As more and more consumers grow concerned about the environmental impact of their purchases, there is a growing movement to buy "green" products that now extends even to recycled jewelry. "Recycled" does not mean used, however; a unique cadre of jewelry artisans specializes in recreating new and exquisite designs from old pieces of jewelry to meet consumers' environmentally conscious preferences.
LoveToKnow Jewelry was privileged to speak with Christina Perry, a specialist in this type of romantic recycled jewelry, about her techniques and the growing popularity of the green jewelry movement.
About Christina Perry
Christina Perry, of Christina Perry Design, has been creating unique recycled jewelry for years. She first noticed jewelry at outdoor art festivals and was intrigued by the beautiful designs, but she did not begin recycling jewelry pieces until college, where she was studying for a bachelor's of fine arts degree in interior design. Her first trial - taking her grandmother's jewelry apart to fashion new earrings - was complimented by her friends, and she began selling small pieces to supplement her college income along with creating more pieces for herself than her budget could afford.Today, Christina is an allied member of the American Society of Interior Designer (ASID) and creates wistful, romantic jewelry that blends color and beauty with a range of materials and designs unlike any modern pieces.
The Recycled Jewelry Interview
What types of materials do you "recycle" into new jewelry?
I am drawn to vintage jewelry beads and especially the filigree components. I have also worked with Venetian beads for years. I take something pretty and rework it into something more elegant and wearable. About five years ago I started working with semiprecious beads, too. I love mixing the colors and how one brings out the magic of another. I am especially fond of pearls, quartz, jade, turquoise, and lately chalcedony. I like to mix these with vintage glass and Venetian beads.
How long does it take you to design a new piece using vintage materials?
Sometimes the beads themselves are so wonderful that I'll hoard them in my studio for years, before I would use them. Now I am more confident to make pieces sooner. I don't know how to measure how long it takes me to make something, since there are so many steps, the first being to find the materials. I can say that my custom work goes faster since I am making it for a specific person; my customers know what they like.
How does working with jewelry compare to interior design projects?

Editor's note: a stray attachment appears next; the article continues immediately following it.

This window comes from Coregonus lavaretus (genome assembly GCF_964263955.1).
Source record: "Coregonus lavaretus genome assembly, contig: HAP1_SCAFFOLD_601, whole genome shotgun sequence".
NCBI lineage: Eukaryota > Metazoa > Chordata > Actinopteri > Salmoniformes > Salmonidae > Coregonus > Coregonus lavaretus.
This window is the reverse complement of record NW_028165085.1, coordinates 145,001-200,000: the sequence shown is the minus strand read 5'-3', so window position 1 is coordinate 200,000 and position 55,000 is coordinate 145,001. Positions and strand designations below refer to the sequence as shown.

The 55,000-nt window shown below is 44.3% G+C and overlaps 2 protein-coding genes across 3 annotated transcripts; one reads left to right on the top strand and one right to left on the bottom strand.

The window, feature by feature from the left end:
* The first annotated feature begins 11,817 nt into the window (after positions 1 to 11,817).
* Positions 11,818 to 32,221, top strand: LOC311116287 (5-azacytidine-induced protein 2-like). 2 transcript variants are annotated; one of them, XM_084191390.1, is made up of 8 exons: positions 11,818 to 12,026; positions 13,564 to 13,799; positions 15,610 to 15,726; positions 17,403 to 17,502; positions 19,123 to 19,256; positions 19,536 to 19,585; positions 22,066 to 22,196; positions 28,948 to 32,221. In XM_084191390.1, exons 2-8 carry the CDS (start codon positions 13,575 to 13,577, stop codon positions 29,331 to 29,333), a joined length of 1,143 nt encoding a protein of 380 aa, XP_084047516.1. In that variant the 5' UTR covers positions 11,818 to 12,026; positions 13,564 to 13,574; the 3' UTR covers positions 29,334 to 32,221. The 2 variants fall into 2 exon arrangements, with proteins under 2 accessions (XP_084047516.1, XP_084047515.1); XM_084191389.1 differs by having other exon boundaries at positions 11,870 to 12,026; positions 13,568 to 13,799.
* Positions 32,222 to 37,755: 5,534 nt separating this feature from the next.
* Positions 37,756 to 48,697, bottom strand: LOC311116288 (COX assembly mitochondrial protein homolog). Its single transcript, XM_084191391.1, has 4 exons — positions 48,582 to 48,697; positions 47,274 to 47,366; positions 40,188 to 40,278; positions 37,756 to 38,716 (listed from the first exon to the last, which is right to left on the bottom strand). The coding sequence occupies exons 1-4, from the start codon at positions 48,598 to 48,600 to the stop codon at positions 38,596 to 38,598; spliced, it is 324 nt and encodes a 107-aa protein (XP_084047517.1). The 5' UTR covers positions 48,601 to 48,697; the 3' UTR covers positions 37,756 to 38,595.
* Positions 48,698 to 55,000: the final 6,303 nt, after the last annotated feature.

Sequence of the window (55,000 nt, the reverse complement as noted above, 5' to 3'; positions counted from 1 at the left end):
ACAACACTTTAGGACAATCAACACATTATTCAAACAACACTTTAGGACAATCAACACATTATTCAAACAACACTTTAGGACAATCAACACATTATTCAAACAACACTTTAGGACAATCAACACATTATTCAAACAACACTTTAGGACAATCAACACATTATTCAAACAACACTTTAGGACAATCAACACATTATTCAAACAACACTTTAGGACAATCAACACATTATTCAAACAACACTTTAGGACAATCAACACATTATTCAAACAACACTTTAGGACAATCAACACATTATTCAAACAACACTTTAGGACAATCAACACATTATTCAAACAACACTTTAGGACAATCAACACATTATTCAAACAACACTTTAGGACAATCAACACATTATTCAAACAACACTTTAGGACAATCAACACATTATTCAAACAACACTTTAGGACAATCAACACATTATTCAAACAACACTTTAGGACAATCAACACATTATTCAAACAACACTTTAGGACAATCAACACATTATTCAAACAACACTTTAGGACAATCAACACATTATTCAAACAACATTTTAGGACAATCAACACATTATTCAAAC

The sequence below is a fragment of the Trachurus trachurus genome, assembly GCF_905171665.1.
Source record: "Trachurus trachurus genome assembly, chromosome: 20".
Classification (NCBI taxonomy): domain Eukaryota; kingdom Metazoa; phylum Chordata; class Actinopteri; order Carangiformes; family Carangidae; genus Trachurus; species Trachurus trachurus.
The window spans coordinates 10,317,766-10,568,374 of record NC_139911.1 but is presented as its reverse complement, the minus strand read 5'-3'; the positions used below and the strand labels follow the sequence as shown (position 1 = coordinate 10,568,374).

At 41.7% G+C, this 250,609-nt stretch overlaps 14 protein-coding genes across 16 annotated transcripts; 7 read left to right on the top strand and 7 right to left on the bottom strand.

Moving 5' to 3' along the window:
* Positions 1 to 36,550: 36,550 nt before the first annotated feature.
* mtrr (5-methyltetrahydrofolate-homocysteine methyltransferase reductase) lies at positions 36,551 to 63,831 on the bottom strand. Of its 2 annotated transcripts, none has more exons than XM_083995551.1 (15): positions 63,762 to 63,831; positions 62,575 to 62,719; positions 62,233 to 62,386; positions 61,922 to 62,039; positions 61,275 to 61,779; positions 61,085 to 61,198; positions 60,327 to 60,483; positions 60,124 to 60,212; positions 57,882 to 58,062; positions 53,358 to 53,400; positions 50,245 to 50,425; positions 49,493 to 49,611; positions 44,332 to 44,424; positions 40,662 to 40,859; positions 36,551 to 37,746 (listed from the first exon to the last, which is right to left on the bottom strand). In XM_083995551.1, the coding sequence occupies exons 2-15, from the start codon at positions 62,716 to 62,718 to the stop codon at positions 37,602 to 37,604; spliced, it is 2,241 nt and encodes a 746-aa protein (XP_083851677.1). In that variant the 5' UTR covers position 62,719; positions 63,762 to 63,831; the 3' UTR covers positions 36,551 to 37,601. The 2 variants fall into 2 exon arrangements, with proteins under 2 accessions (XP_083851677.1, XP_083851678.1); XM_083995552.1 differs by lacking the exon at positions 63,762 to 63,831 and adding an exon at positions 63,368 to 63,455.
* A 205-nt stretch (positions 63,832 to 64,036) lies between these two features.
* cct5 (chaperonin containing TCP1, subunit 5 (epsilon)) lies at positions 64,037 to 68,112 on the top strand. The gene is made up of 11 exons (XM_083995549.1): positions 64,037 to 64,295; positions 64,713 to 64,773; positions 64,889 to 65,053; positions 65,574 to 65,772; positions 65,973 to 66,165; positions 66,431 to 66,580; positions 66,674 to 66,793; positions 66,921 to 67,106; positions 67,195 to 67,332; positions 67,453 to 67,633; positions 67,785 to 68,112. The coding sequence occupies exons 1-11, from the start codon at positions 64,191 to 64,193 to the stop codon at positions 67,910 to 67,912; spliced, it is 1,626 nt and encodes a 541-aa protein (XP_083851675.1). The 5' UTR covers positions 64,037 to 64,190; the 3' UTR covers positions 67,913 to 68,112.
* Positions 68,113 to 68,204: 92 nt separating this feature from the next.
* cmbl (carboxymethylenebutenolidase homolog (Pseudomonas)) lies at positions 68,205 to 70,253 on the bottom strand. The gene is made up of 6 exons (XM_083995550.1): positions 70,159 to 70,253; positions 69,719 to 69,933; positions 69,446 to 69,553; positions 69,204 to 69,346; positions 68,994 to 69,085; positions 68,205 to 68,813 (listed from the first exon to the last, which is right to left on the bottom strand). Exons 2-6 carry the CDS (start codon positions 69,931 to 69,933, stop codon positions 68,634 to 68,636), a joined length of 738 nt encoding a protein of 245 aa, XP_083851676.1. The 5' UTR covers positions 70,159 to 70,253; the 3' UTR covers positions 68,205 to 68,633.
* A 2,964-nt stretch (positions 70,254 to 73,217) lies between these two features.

Being current with fashion trends feeds right in to my interior design work. Both interior design and jewelry design are about color and texture -- balance and rhythm. Making jewelry is more still and peaceful, whereas interior design is more active.
What are your favorite types of designs to create?
My favorite designs are the ones that make people the happiest, the ones that women feel the prettiest. I love the princess and feminine pieces for myself, yet, I am beginning to enjoy simpler and more modern designs as well.
Are there any types of pieces that cannot be effectively redesigned?
I would say there are pieces that should be left as they are. To redo them would devalue them. When I make a valuable cameo into a necklace, I am careful not to alter the cameo itself. I have made these necklaces in such a way that you could detach the new necklace and the heirloom is intact.
Where do you find many of your materials for recycled jewelry pieces?
Antique stores and high-end antique markets.
How do recycled prices compare to "new" jewelry pieces?
The prices range from $35 to $155 for earrings and $125 to $325 for original pieces. The prices are due to the value of the beads -- how rare they are -- and the artistry of my designs. When I rework someone's heirloom, the price is based on the beads and components I add and design/production time, which works out to be less than buying a finished piece from my line.
How should individuals care for redesigned jewelry pieces?
Jewelry seems to come into more danger off the person than on, like if it's swimming around loose in their handbag or stuffed into their boyfriend's jean pocket. Use common sense and organization and care is easy. I recommend jewelry boxes with several compartments so pieces don't get tangled up with one another.
Customers often incorporate my display ideas into their home decor, such as hanging earrings on a vintage teacup or wine glass. Necklaces can be hung on small nail and thus enjoyed as art when not worn.
Why do you think "green" jewelry is a growing trend today?
People are becoming more conscious of their "carbon" footprint. Even though a piece of jewelry takes up a minimal amount of physical space, what did it take to make it, and ship it? People realize the value of supporting artists, rather than buying mass-produced items. They sense the gift of the artist's joy and love that went into the piece whenever they wear it. My work is green not just because I use vintage beads, but because my lifestyle attempts to be.Also there is renewed appreciation for things well made. Many of these beads just aren't made anymore, and there is history in how they where originally produced.
Thank You, Christina Perry!
LoveToKnow Jewelry would like to thank Christina Perry for sharing her insights into recycled jewelry. For more information about Christina's designs, including her bridal line and other jewelry, visit her website at ChristinaPerryDesign.com or call (406) 624-6912. For more information on interior design, visit LoveToKnow Interior Design.